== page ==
# Reinforcement Learning

## Table of Contents

## Overview

Reinforcement Learning is a learning framework where which helps us to account for
future reward by "encoding" the value of the *next* state (and / or actions)
in the value of the *current* state (and / or actions), thus turning the
*greedy* "strategy", wrt. this value function we're creating, the **optimal "strategy"**.

## Notation

- Capital letter = random variable, e.g. is the random variable which can take on all
- Wierd capital letters =
*spaces*of values that the random variables can take on, e.g. reward space / function - Lowercase = specific values the random variables take on, e.g.
- denotes
*optimality*for some function - - policy
- - action
- - state
- - reward
- - value function for some state
- - accumulated reward at step

## Markov Decision Process

### Markov Reward Process (MRP)

See p. 10 in the Lecture 2: MDP.

### Markov Decision Process (MDP)

See p. 24 in the Lecture 2: MDP.

### Partial Observable Markov Decision Process (POMDP)

See p. 51 in the Lecture 2: MDP.

## Planning by Dynamic Programming

### Policy evaluation

Problem - evaluate a given policy Solution - iterative application of Bellman expectation backup

- Initial value function is 0 everywhere
- Using
*synchronous*backups- Each iteration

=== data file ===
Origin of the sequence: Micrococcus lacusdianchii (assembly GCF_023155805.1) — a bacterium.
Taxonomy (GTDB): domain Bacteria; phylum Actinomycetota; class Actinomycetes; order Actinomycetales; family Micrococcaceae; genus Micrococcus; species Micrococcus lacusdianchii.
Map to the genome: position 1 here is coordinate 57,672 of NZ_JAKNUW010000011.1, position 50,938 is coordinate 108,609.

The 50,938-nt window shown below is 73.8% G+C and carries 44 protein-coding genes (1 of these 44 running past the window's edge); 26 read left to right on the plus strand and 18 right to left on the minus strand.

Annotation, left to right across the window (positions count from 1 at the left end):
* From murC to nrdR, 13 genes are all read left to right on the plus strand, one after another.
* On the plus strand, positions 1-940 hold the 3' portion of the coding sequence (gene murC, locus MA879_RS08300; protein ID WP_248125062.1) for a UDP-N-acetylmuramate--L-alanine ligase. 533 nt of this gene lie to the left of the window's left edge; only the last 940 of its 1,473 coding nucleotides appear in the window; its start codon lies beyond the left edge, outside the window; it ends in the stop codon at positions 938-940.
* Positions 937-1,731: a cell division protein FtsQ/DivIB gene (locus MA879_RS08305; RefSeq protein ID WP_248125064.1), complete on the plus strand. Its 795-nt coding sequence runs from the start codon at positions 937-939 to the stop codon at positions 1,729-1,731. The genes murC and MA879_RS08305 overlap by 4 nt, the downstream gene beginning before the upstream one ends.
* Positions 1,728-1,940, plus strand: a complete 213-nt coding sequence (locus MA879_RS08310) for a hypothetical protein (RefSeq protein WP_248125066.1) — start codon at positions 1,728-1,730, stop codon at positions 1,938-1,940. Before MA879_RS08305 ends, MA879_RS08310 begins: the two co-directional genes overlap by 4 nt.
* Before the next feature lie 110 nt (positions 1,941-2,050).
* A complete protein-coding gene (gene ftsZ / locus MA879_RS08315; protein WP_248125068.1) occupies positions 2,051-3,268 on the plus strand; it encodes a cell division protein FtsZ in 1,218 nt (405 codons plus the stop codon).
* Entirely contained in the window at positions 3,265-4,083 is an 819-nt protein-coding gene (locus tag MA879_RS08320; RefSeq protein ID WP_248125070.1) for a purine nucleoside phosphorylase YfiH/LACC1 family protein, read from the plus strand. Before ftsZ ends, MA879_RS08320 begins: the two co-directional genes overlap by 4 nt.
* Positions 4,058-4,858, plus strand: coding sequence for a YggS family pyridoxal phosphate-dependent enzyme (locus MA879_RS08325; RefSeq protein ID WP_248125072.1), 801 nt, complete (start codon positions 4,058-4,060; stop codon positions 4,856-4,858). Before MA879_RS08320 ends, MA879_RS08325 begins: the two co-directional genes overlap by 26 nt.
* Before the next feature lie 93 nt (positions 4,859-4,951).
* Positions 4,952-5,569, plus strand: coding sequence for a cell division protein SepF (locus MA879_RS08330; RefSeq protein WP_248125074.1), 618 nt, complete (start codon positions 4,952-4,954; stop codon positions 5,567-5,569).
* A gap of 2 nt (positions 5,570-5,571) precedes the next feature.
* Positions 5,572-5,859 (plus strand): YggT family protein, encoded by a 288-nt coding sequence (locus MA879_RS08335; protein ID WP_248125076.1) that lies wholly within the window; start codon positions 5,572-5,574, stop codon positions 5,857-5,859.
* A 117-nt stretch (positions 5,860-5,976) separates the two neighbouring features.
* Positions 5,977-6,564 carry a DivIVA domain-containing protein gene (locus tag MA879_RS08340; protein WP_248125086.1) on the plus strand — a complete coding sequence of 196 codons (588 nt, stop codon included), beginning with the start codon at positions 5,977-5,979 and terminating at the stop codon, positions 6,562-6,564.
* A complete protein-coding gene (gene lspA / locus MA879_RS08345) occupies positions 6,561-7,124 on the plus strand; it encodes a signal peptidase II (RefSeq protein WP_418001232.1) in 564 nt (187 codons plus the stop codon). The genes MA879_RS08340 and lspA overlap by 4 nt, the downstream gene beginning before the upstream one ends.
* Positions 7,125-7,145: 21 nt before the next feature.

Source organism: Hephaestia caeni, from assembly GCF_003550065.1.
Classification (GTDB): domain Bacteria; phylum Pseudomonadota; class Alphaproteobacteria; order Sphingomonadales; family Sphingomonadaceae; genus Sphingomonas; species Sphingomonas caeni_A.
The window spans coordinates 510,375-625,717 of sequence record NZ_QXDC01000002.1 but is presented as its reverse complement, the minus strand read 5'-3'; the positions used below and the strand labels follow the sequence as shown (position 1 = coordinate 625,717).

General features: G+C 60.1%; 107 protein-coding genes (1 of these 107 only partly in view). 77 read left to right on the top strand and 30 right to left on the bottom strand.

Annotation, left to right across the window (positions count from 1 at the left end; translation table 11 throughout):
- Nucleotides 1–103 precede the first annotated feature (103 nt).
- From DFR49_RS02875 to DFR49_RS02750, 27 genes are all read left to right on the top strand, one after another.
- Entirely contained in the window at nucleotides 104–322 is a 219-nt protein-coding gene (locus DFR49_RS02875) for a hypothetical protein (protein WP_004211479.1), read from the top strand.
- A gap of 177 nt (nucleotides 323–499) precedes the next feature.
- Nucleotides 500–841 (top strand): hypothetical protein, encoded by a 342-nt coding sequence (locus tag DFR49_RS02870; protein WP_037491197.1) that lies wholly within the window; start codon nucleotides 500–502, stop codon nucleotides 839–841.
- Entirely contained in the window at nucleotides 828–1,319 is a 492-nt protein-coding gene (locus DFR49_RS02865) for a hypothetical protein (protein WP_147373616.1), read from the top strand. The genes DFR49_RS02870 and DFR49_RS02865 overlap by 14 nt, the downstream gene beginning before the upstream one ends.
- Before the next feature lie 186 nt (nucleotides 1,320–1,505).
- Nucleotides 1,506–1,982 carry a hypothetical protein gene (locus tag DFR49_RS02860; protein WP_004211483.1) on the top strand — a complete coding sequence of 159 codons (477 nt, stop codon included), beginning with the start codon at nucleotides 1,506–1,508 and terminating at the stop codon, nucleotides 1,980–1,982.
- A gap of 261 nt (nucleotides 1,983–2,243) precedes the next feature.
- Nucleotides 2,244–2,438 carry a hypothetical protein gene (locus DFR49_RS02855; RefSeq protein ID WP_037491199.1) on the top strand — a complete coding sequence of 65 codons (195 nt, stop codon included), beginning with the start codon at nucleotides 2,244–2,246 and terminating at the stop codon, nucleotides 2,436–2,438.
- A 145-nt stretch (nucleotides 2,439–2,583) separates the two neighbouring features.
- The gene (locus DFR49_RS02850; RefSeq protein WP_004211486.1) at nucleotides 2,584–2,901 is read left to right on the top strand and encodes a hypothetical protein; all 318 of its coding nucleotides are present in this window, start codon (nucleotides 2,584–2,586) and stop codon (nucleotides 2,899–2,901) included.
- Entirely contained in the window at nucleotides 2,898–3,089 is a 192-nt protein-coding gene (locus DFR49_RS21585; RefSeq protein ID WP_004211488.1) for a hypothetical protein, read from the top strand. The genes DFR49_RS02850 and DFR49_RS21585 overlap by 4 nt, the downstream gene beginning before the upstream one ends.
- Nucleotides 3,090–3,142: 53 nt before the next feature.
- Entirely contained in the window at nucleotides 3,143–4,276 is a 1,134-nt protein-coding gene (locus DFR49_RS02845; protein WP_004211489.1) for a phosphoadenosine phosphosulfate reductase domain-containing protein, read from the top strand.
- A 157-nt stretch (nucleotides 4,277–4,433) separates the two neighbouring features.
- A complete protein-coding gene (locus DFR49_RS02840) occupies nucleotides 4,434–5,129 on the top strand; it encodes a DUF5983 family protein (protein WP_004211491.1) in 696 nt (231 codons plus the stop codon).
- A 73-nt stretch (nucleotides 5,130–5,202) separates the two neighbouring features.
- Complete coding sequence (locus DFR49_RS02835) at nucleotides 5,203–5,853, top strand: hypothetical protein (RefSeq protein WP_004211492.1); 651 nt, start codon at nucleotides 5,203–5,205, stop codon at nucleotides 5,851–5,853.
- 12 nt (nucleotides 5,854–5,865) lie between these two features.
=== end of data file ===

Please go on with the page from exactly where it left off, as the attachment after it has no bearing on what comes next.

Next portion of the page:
- For all states
- Update from

In short, when updating the value function for state ,
we use the Bellman equation and the *previous* value function
for all "neighboring" states (the states we can end up it with all the actions we can take)

refers to the iteration of the iterative policy evaluation

### Policy iteration

Problem - given a policy , find a better policy

- Evaluate the polciy
Improve the policy by acting greedily wrt. to ,

This will eventually converge to the optimal policy due to the partial ordering of policies .

### Value iteration

#### Problem

Find optimal policy given the dynamics of the systems (rewards and environmental state)

#### Solution

Iterative application of Bellman optimality backup.

- Initialize value function
- For each iteration
- For all states
- Update from

Unlike *policy iteration*, there is no explicity policy here.

At each iteration, for all states we make the *current*
optimal action (i.e. optimal wrt. the current iteration),
and then update the *value* for this state.

Eventually will converge to the true value function for *some* ,
and since all states are dependent through the recursive relationship from
the Bellman equation, the other states will also start to converge.

In the form of the Bellman equation we can write the iterative process as:

Or in matrix notation:

### Summary

Problem | Bellman equation | Algorithm |
---|---|---|

Prediction | Bellman Expectation equation | Iterative, Policy evaluation |

Control (maximize reward) | Bellman Expectation equation + Greedy Policy improvement | Policy iteration |